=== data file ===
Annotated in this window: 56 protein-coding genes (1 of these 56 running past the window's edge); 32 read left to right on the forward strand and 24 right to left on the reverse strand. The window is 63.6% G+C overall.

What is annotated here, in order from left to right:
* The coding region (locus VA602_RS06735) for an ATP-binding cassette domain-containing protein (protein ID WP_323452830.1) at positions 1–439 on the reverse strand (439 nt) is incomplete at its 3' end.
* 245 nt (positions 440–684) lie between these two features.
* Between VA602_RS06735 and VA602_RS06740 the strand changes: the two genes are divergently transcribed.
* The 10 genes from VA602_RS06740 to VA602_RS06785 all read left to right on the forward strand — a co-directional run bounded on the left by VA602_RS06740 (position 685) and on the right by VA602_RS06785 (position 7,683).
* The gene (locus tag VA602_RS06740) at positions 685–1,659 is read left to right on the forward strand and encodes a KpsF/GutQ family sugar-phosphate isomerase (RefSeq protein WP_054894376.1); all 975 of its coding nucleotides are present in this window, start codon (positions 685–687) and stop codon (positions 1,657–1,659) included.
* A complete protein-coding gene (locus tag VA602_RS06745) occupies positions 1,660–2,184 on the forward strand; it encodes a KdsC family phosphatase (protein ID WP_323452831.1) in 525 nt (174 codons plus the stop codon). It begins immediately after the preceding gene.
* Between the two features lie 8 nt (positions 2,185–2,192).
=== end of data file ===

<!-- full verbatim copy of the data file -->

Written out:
Annotated in this window: 56 protein-coding genes (1 of these 56 running past the window's edge); 32 read left to right on the forward strand and 24 right to left on the reverse strand. The window is 63.6% G+C overall.

What is annotated here, in order from left to right:
* The coding region (locus VA602_RS06735) for an ATP-binding cassette domain-containing protein (protein ID WP_323452830.1) at positions 1–439 on the reverse strand (439 nt) is incomplete at its 3' end.
* 245 nt (positions 440–684) lie between these two features.
* Between VA602_RS06735 and VA602_RS06740 the strand changes: the two genes are divergently transcribed.
* The 10 genes from VA602_RS06740 to VA602_RS06785 all read left to right on the forward strand — a co-directional run bounded on the left by VA602_RS06740 (position 685) and on the right by VA602_RS06785 (position 7,683).
* The gene (locus tag VA602_RS06740) at positions 685–1,659 is read left to right on the forward strand and encodes a KpsF/GutQ family sugar-phosphate isomerase (RefSeq protein WP_054894376.1); all 975 of its coding nucleotides are present in this window, start codon (positions 685–687) and stop codon (positions 1,657–1,659) included.
* A complete protein-coding gene (locus tag VA602_RS06745) occupies positions 1,660–2,184 on the forward strand; it encodes a KdsC family phosphatase (protein ID WP_323452831.1) in 525 nt (174 codons plus the stop codon). It begins immediately after the preceding gene.
* Between the two features lie 8 nt (positions 2,185–2,192).